It begins with an openness to learning, expanding our understanding rather than shutting down opposing views instantly. We are wise to fully examine what we think we know and what others present to us as new knowledge. It doesn’t mean we change our minds as I did. Sometimes the exploration strengthens our initial understanding. The idea is to follow the wisdom of Proverbs and allow ourselves the opportunity to add to our learning. I can learn from those I disagree with a heart that is willing to listen.

How do you embrace opposing views? How do you challenge yourself to learn and grow? Share our experience here and breathe life and bring hope to others.


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Well Run Dry

A well is a source of refreshment. It brings nourishment and energy to the soul. But, a well run dry leaves us parched, tired and cranky. A couple of decades ago a close friend said, “I would always be going Mach 10 with my hair on fire.”  I would always be working several jobs. I would always have too much on my plate. I would always be over involved. Clearly, those words stuck with me, and I never expected them to be true.

Here I am all these years later working two jobs, involved in multiple ministries, speaking, writing, being a mom and a wife. I’m still running  Mach 10 with my hair on fire. I admit I like my cup to be full, but there are those times when it starts to overflow. More begins to pour out of me than is being replenished. My well runs dry. I don’t seem to notice until I’m completely dehydrated.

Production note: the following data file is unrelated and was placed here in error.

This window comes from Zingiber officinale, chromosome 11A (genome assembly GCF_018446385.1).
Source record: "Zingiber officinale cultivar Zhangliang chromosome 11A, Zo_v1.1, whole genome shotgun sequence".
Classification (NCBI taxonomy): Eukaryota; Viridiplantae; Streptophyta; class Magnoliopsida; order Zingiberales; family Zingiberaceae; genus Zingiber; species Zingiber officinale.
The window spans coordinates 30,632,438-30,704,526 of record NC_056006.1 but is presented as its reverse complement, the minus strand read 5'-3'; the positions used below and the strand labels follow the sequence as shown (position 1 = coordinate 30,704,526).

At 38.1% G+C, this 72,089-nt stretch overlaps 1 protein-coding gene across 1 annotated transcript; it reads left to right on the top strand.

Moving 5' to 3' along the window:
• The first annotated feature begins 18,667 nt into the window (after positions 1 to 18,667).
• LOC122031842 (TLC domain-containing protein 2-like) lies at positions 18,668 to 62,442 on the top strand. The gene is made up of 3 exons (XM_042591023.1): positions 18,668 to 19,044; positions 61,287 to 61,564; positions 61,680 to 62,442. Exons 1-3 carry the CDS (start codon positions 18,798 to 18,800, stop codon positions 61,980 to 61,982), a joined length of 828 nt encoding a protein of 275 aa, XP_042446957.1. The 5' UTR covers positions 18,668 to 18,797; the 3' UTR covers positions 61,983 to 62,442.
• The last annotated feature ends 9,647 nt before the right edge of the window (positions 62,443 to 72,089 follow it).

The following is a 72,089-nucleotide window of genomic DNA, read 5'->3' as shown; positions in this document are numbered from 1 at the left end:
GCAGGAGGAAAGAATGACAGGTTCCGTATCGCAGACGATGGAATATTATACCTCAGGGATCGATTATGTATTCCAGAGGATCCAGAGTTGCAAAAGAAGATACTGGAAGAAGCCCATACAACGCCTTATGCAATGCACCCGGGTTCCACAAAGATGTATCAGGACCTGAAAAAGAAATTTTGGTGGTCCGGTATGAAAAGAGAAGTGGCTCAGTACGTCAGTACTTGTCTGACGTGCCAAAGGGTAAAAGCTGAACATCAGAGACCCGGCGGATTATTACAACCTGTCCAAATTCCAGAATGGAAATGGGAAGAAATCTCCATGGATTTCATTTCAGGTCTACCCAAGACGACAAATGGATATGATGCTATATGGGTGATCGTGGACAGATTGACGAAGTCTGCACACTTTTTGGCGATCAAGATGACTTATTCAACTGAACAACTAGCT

Jesus said, “Everyone who drinks this water will get thirsty again and again. Anyone who drinks the water I give will never thirst—not ever. The water I give will be an artesian spring within, gushing fountains of endless life.” (John 4:14 MSG).

Soon, I’m so parched and in need of rest that crankiness becomes the norm. Then I finally remember what will replenish my well. My well runs dry because I’ve wandered away from the source. My prayers have become a flat one way street of routine and obligation. Scripture and devotions are more of a “to do” than a time of resting and replenishing. I actually begin to crave sacred time with Jesus. He is the wellspring of life that will replenish my soul. He calms my heart and brings peace to the day.

I finally turn my intention back to the source. Yes, intention not attention. I force myself to sit in His presence. I make the time to worship with my whole heart not a fraction of it. I become intentional with my time with God. I create space to listen and notice Him in all aspects of my day. My energy and motivation increase. I become more optimistic and hopeful. My families favorite part is the crankiness goes away.

Has your well run dry? Have you strayed from the source of life? Are you thirsty for more? How do you replenish your soul? How is your well restored?  Share your experience here and breathe life and bring hope to others.